About six months after taking over the Nairobi Metropolitan Services (NMS), Major-General Mohammed Badi announced an ambitious plan.
In September, the NMS boss promised that by the end of November 2020, all public service vehicles (PSVs) will be out of the Nairobi central business district (CBD).
According to Badi, this was part of a wider plan to decongest the capital’s CBD. He announced that when done, President Uhuru Kenyatta would launch a new-look city centre in November.
According to the relocation strategy, it would have seen matatus plying Ngong and Lang’ata Roads (Kawangware, Kikuyu, Kibera, Lang’ata, Rongai, Kiserian) terminate their journey at the Green Park bus terminus, popularly known as Railways Club.
Long-distance PSVs from Mt Kenya and those from the Thika Superhighway, which have been terminating at Tea Room were expected to drop and pick up passengers at Desai and Park Road terminii in Ngara.
Muthurwa terminus, on the other hand, was expected to remain as it serves PSVs from Jogoo and Lusaka roads.
Matatus from Mombasa Road (South B, South C, Industrial Area, Imara Daima, Athi River, Kitengela, Machakos) would have ended their trips at another new terminus at the junction of Bunyala and Workshop Road.
The Fig Tree terminus at Ngara would have served matatus from Waiyaki Way, Uhuru Highway, Kipande and Limuru roads.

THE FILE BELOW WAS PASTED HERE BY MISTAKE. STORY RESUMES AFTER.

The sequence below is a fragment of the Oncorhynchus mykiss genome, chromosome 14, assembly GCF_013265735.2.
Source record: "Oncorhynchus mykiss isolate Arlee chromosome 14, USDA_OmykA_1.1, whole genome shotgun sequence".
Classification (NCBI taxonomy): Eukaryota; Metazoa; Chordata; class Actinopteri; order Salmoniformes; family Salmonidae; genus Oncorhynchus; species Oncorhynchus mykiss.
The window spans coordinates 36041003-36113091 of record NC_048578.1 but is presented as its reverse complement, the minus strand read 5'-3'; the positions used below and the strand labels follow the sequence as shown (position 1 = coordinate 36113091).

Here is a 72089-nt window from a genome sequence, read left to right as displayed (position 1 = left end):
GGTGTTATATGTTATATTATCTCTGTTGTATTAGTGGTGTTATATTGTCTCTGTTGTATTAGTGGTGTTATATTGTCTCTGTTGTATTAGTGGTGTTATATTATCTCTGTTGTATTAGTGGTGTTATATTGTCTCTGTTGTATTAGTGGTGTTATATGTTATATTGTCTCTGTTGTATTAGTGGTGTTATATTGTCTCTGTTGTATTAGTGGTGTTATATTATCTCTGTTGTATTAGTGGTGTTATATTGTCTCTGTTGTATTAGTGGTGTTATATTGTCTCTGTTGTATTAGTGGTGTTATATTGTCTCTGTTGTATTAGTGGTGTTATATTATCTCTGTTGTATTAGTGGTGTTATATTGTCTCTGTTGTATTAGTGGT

Matatus coming through Machakos and Lang’ata roads would be forced to terminate their journeys at a terminal to be built at Railway Golf land off Uhuru Highway, with land already acquired and construction work started.
Needless to say, this never happened.
Like many previous grand plans aimed at decongesting the city, the devil is always in the details. Memories of a similar plan executed by impeached Nairobi Governor Mike Sonko in 2018 are probably still fresh in the minds of city dwellers.
We are still in the process of acquiring other lands.
So why has Badi’s plan not come to fruition yet?
“We are still in the process of acquiring other lands that we will use as matatus stages to free up the city. Before December, we will be able to keep all matatus out of the CBD,” Mr Badi told the National Assembly Committee on Administration and National Security when he appeared before it at the time.
But fast forward to December, the year is ending with no signs of any matatu relocation in the horizon. NMS Transport Director Michael Ochieng said that a date to stop matatus from accessing the CBD has not been arrived at, meaning that PSVs will still be ferrying passengers to the city centre for the foreseeable future until such a time when everything is ready for the implementation of the decongestion strategy.
He said the date will be announced after “the project is done and we have rehearsed with the matatu operators on how they are going to operate in various sections of the roads”.
Similarly, while citing the example of the Green Park terminus, the Transport director had said it was more than 80 per cent complete and would be launched by mid December.
This is also yet to happen as the launch date was postponed. Work is still ongoing at the terminus.
Mr Badi would later say that completion of the terminus has been delayed due to infusion of modern designs amid a plan to have modern amenities including a restaurant, supermarket, police station and dispensary within it.
The terminus will also be fitted with a solar energy system, he said, to provide lighting.